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S&P/TSX composite falls to end six-day winning streak after hitting record highs

TORONTO — Rising commodity prices couldn't keep Canada's main stock index from breaking a six-day winning streak in which it reached record highs.
Bay Street in Canada's financial district is shown in Toronto on Wednesday, March 18, 2020. THE CANADIAN PRESS/Nathan Denette

TORONTO — Rising commodity prices couldn't keep Canada's main stock index from breaking a six-day winning streak in which it reached record highs.

"We've had a pretty nice move here in the last six trading days, so a little digestion let's call it today," said Mike Archibald, vice-president and portfolio manager with AGF Investments Inc.

There was "not a ton of economic and macro news out there," he said, which meant the drop was likely driven by profit-taking.

The S&P/TSX composite index closed down 142.17 points to 21,932.18, a low for the day.

In New York, the Dow Jones industrial average was down 448.96 points at 34,358.50. The S&P 500 index was down 55.37 points at 4,456.24, while the Nasdaq composite was down 186.22 points at 13,922.60.

The market movements came as a pipeline outage in Russia and lower U.S. crude inventories pushed oil prices higher, along with anticipation that U.S. President Joe Biden will possibly announce in Europe further sanctions against Russia for its attack of Ukraine.

"All these things are just contributing to a little bit of market angst today," Archibald said in an interview.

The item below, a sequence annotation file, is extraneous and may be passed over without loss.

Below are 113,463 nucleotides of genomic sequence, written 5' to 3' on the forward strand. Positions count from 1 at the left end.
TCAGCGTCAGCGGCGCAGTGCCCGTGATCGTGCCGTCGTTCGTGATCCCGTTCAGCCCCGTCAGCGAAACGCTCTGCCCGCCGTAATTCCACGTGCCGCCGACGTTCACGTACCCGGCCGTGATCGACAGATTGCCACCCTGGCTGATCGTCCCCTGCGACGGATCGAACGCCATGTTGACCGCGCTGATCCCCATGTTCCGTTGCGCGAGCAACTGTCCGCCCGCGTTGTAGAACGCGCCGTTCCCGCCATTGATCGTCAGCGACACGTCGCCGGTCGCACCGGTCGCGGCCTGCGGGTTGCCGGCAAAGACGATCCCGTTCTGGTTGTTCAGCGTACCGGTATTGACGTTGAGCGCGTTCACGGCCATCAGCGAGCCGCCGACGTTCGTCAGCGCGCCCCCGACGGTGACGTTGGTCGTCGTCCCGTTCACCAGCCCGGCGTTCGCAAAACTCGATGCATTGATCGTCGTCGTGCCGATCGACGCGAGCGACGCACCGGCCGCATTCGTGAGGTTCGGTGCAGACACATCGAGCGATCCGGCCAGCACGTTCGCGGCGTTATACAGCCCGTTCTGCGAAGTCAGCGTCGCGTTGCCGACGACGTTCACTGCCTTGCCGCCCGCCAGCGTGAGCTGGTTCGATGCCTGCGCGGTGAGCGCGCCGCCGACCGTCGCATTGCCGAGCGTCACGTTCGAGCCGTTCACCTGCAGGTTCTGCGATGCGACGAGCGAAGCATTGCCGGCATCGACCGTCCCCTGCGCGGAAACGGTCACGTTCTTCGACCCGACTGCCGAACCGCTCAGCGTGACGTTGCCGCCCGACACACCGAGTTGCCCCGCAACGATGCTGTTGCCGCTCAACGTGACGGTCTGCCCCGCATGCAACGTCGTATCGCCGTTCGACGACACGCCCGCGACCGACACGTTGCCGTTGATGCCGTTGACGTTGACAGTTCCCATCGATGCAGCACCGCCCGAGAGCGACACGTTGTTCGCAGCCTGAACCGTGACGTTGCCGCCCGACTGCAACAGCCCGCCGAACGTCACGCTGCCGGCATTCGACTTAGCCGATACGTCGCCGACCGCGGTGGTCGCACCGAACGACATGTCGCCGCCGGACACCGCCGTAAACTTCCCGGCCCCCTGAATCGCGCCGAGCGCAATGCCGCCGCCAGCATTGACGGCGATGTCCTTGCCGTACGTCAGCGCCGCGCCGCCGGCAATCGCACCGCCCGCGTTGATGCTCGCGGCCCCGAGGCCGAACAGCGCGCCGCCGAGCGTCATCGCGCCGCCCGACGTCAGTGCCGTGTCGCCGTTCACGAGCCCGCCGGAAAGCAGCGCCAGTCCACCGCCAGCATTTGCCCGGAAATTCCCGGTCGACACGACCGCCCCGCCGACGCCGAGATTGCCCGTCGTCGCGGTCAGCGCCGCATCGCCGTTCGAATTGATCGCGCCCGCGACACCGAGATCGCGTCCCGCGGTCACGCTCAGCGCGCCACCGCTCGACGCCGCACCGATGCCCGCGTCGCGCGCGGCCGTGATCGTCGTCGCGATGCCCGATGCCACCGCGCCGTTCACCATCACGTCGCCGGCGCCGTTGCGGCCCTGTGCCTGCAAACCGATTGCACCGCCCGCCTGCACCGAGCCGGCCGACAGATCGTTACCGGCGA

Energy was the best performer on the day, gaining 1.9 per cent as crude prices increased 5.2 per cent with shares of Whitecap Resources Inc. up 3.1 per cent.

The May crude contract increased US$5.66 at US$114.93 per barrel and the April natural gas contract was up 4.5 cents at US$5.23 per mmBTU.

The Canadian dollar traded for 79.55 cents US compared with 79.44 cents US on Tuesday.

Materials was also stronger with shares of Yamana Gold Inc. increasing 4.2 per cent as U.S. 10-year bond yields fell to 2.377 per cent from the 2.417 per cent session high Wednesday, the highest level since May 2019.

The April gold contract was up US$15.80 at US$1,937.30 an ounce and the May copper contract was up 7.7 cents at US$4.78 a pound.

Technology was one of nine sectors that lost ground. It lost 2.3 per cent as shares of Shopify Inc. fell 3.1 per cent. But that's after a 41 per cent gain in the last six days in which the company's shares climbed to a high of about $922 from a low of $655.

The heavyweight financials sector lost two per cent on the lower yields and the impact of BMO announcing Tuesday evening a share offering that is expected to generate at least $2.7 billion in gross proceeds to help fund its acquisition of Bank of the West in the U.S.

"I think there's some pressure on all the bank stocks just to kind of absorb that deal into people's portfolios today."

North American stock markets have gyrated in recent days as investors digested comments by Federal Reserve chairman Jerome Powell about aggressively raising interest rates to fight inflation.

Archibald said it was "a bit perplexing" to see bond yields and equities move higher in recent days, not a typical pattern.

Added the mix were comments Tuesday from St. Louis Fed president James Bullard, the central bank's most hawkish member, who called for rates to reach three per cent this year.

While people focus mostly on Powell, who sets the tone of the Fed, Bullard's comments add to some worries in the marketplace since it's unclear if stocks will do well in the next 12 months if rates increase five, six or seven times.

"The Federal Reserve historically in the last several decades has always blinked when the equity market has basically called their bluff and so it remains to be seen if that's the same thing that's going to happen moving forward, or if he [Powell] truly is going to aggressively fight inflation."

This report by The Canadian Press was first published March 23, 2022.


Ross Marowits, The Canadian Press

Note to readers: This is a corrected story. A previous version included incorrect stock market closing figures.